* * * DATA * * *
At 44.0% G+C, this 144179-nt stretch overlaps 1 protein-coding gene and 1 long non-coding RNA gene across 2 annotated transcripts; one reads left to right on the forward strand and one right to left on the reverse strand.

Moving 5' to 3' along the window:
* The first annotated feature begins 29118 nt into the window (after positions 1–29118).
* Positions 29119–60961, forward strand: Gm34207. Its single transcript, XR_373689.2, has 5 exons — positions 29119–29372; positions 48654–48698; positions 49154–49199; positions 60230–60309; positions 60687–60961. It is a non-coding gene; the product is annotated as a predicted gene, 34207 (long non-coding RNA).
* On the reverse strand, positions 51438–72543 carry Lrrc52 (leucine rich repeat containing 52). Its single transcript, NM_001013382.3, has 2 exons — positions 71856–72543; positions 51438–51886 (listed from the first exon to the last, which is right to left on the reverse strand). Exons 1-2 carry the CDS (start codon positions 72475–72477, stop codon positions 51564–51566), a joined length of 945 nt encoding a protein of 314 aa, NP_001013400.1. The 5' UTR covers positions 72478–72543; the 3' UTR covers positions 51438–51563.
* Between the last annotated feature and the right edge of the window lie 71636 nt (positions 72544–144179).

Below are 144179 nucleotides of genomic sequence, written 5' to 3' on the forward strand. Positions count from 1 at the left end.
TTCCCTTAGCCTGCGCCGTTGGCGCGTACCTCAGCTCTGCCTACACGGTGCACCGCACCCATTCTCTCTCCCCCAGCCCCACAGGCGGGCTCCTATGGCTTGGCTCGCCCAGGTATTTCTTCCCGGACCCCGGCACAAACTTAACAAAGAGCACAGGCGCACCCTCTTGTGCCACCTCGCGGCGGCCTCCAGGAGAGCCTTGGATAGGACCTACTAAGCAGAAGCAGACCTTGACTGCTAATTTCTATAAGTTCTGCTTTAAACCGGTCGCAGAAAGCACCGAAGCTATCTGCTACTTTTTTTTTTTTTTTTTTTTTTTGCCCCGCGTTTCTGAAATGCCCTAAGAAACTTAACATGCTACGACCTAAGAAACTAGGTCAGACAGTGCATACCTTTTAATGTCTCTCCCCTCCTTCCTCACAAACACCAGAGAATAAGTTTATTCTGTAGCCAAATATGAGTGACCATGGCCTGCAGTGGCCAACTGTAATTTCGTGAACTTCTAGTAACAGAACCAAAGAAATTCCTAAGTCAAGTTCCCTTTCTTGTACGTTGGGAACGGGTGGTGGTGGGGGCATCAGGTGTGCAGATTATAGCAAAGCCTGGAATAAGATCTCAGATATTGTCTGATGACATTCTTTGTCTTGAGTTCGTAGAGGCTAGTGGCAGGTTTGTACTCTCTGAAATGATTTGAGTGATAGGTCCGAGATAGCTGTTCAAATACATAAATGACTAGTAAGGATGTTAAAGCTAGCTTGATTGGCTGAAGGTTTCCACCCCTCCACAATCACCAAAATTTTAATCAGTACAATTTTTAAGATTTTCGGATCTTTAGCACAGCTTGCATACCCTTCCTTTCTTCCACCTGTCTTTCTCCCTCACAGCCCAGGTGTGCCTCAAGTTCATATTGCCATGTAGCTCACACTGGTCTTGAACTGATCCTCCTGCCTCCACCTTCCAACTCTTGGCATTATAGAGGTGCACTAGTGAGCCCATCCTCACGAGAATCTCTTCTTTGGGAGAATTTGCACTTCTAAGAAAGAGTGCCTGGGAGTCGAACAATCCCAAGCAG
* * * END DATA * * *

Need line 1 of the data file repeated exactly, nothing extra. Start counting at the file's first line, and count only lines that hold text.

At 44.0% G+C, this 144179-nt stretch overlaps 1 protein-coding gene and 1 long non-coding RNA gene across 2 annotated transcripts; one reads left to right on the forward strand and one right to left on the reverse strand.